Email updates

Keep up to date with the latest news and content from BMC Microbiology and BioMed Central.

Open Access Research article

The interplay of StyR and IHF regulates substrate-dependent induction and carbon catabolite repression of styrene catabolism genes in Pseudomonas fluorescens ST

Giordano Rampioni12, Livia Leoni1, Biancamaria Pietrangeli2 and Elisabetta Zennaro1*

Author affiliations

1 Department of Biology, University Roma Tre, Viale Marconi 446, 00146, Rome, Italy

2 Istituto Superiore per la Prevenzione e la Sicurezza sul Lavoro, Dipartimento Insediamenti Produttivi ed Interazioni con l'Ambiente, Via Urbana 167, 00184, Rome, Italy

For all author emails, please log on.

Citation and License

BMC Microbiology 2008, 8:92  doi:10.1186/1471-2180-8-92

Published: 11 June 2008

Abstract

Background

In Pseudomonas fluorescens ST, the promoter of the styrene catabolic operon, PstyA, is induced by styrene and is subject to catabolite repression. PstyA regulation relies on the StyS/StyR two-component system and on the IHF global regulator. The phosphorylated response regulator StyR (StyR-P) activates PstyA in inducing conditions when it binds to the high-affinity site STY2, located about -40 bp from the transcription start point. A cis-acting element upstream of STY2, named URE, contains a low-affinity StyR-P binding site (STY1), overlapping the IHF binding site. Deletion of the URE led to a decrease of promoter activity in inducing conditions and to a partial release of catabolite repression. This study was undertaken to assess the relative role played by IHF and StyR-P on the URE, and to clarify if PstyA catabolite repression could rely on the interplay of these regulators.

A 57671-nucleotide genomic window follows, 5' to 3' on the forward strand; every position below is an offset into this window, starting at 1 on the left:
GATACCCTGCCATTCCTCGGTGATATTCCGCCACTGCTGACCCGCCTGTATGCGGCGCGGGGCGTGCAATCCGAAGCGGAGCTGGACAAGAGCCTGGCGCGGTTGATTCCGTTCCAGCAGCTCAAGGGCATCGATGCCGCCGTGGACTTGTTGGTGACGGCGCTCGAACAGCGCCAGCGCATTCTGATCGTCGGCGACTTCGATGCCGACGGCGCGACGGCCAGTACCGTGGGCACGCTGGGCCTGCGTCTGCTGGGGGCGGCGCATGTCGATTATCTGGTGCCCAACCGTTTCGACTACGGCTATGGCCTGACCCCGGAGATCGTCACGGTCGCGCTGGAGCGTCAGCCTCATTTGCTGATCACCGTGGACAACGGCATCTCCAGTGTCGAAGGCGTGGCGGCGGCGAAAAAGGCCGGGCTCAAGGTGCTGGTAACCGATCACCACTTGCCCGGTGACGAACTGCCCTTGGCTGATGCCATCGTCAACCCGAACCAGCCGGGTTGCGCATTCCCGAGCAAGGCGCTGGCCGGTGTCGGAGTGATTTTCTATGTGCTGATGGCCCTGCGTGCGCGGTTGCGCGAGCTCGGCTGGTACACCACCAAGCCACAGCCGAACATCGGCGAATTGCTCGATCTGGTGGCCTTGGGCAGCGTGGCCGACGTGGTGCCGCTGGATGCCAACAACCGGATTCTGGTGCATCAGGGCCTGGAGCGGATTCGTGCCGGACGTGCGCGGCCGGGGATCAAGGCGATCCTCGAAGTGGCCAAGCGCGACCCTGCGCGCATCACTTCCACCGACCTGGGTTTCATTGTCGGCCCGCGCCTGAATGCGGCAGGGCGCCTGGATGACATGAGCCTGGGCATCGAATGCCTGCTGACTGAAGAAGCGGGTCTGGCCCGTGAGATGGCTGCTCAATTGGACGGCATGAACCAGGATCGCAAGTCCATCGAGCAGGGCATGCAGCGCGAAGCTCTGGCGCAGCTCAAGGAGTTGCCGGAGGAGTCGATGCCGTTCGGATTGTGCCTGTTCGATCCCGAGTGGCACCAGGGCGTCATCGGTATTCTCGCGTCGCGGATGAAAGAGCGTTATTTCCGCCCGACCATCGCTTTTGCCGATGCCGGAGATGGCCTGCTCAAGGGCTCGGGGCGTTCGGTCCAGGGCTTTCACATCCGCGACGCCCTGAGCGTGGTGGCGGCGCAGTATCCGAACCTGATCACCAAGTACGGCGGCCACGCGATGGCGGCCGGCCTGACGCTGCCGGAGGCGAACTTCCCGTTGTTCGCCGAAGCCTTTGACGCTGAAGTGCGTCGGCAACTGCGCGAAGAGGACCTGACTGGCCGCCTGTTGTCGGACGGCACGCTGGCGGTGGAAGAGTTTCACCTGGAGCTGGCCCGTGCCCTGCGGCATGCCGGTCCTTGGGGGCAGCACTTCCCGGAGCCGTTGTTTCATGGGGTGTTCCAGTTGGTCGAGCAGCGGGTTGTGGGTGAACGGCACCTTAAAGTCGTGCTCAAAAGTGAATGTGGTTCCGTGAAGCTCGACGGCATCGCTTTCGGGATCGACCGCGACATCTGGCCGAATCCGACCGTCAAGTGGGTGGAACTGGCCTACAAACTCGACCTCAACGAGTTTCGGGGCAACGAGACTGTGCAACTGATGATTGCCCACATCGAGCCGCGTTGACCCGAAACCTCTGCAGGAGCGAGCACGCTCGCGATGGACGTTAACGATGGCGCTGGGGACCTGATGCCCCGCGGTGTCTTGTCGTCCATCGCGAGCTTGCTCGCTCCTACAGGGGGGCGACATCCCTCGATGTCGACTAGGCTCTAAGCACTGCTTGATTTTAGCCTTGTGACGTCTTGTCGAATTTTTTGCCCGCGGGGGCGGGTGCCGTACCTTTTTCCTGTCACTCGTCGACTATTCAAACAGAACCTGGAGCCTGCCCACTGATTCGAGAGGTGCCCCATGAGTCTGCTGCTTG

Results

StyR-P and IHF compete for binding to the URE region. PstyA full activity in inducing conditions is achieved when StyR-P and IHF bind to site STY2 and to the URE, respectively. Under catabolite repression conditions, StyR-P binds the STY1 site, replacing IHF at the URE region. StyR-P bound to both STY1 and STY2 sites oligomerizes, likely promoting the formation of a DNA loop that closes the promoter in a repressed conformation. We found that StyR and IHF protein levels did not change in catabolite repression conditions, implying that PstyA repression is achieved through an increase in the StyR-P/StyR ratio.

Conclusion

We propose a model according to which the activity of the PstyA promoter is determined by conformational changes. An open conformation is operative in inducing conditions when StyR-P is bound to STY2 site and IHF to the URE. Under catabolite repression conditions StyR-P cellular levels would increase, displacing IHF from the URE and closing the promoter in a repressed conformation. The balance between the open and the closed promoter conformation would determine a fine modulation of the promoter activity. Since StyR and IHF protein levels do not vary in the different conditions, the key-factor regulating PstyA catabolite repression is likely the kinase activity of the StyR-cognate sensor protein StyS.